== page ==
“And the Mountains Echoed...” The Thrill of Return as a Hundred IDPs see Shusha at Last, and Hear Her Timeless Song
- Hello, is this Ms. Sama?
- Yes, it is.
- Do you want to come to Shusha, your hometown?
- Oh, my dear, of course I want to, I will come barefoot. I have been waiting for this call for 29 years.
Sama Asadullayeva (52) is a nurse who was 23 when she was forcibly expelled from Shusha. Sama’s father, Ali Asadullayev, was killed on May 8, 1992, during one of the battles at Shusha. “I know every tree, flower, street and valley of Shusha. I have been walking around Shusha in my dreams for many years. Now, in these streets, in the Jydyr plain, in the mosque, I put my hand on the stones and talk to them, saying ‘we are back, my Shusha! We came to our house, we came to revive you, we came to stay.’”
During August 2021 more than a hundred displaced residents of Shusha have been able return to their homeland for the first time since the liberation of the city. Although journalists, diplomats and cultural figures have been visiting Shusha since its liberation, it is the first time in nearly thirty years that these native Shusha residents have set foot in their hometown. And their visit will be relatively brief.
Şuşasız 10411 gün bitdi! #CıdırDuzu— Shusha City-Şuşa Şəhəri (@ShushaCity2021) August 21, 2021
10411 days without #Shusha are over! #JydyrPlain pic.twitter.com/lWpN0aXOv8
Seeing this homecoming brought me to tears. The expression on each of the people’s faces was one I recognized in an instant. It was the look of people who wanted to soak in a place, to smell every flower, hear every birdsong, and listen to the hum of every stream of the land that was – for 30 years – taken away from them. This was only to be a temporary visit, and the desperation to make the most of it strained the emotions. Each stone, every inch of land, every scent must be recalled, matched and memorized again as the city’s realities and its memories meet and come to life.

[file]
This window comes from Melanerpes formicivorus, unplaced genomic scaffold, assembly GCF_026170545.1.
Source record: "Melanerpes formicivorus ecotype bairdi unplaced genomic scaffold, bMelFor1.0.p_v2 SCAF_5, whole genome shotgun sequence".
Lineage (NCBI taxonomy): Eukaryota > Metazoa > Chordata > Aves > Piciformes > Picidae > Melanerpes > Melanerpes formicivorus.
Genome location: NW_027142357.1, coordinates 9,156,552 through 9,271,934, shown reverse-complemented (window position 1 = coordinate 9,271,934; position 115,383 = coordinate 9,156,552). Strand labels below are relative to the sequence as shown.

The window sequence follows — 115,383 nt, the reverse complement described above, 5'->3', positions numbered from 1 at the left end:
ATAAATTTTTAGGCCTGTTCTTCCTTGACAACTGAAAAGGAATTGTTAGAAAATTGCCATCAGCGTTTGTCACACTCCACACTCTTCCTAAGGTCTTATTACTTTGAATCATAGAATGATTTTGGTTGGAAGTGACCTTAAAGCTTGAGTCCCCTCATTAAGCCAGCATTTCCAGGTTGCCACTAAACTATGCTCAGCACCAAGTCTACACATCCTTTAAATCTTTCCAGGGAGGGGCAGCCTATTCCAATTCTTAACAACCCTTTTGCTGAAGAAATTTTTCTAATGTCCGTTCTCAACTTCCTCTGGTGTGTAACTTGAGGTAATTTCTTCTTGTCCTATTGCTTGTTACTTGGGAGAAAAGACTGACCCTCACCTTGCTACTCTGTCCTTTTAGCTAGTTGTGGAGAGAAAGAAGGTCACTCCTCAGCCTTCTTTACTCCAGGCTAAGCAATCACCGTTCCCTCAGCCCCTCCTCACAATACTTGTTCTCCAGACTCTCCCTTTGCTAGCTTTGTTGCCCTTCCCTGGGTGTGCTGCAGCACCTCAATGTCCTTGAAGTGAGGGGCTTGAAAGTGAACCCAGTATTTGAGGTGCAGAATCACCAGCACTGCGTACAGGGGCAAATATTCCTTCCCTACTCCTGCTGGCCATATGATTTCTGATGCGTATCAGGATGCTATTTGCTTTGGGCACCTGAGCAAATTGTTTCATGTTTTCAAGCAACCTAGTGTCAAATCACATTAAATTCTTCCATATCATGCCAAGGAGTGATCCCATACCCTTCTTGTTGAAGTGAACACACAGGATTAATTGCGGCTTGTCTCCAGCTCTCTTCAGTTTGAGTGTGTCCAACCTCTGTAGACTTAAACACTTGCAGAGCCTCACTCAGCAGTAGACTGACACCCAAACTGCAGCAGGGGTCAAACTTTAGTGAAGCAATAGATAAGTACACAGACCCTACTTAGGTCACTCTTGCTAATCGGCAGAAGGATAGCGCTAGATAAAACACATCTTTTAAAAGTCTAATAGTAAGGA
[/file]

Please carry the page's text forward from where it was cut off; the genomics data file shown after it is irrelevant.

Any returning refugee will have this familiar look on their face. But the grief of the people of Shusha is – dare I say – a bit different. Shusha itself is in a category of its own.
Every man and woman has their own character, energy, and fragrance. In the same way every place has its melody. There are cities in the world that are so intertwined with music that it’s impossible for them to really exist without it. One of those is Shusha.
Şuşalı ağsaqqalla görüş. pic.twitter.com/3ionwXFKiJ— Maftun Abbasov (@MaftunAbbasov) August 19, 2021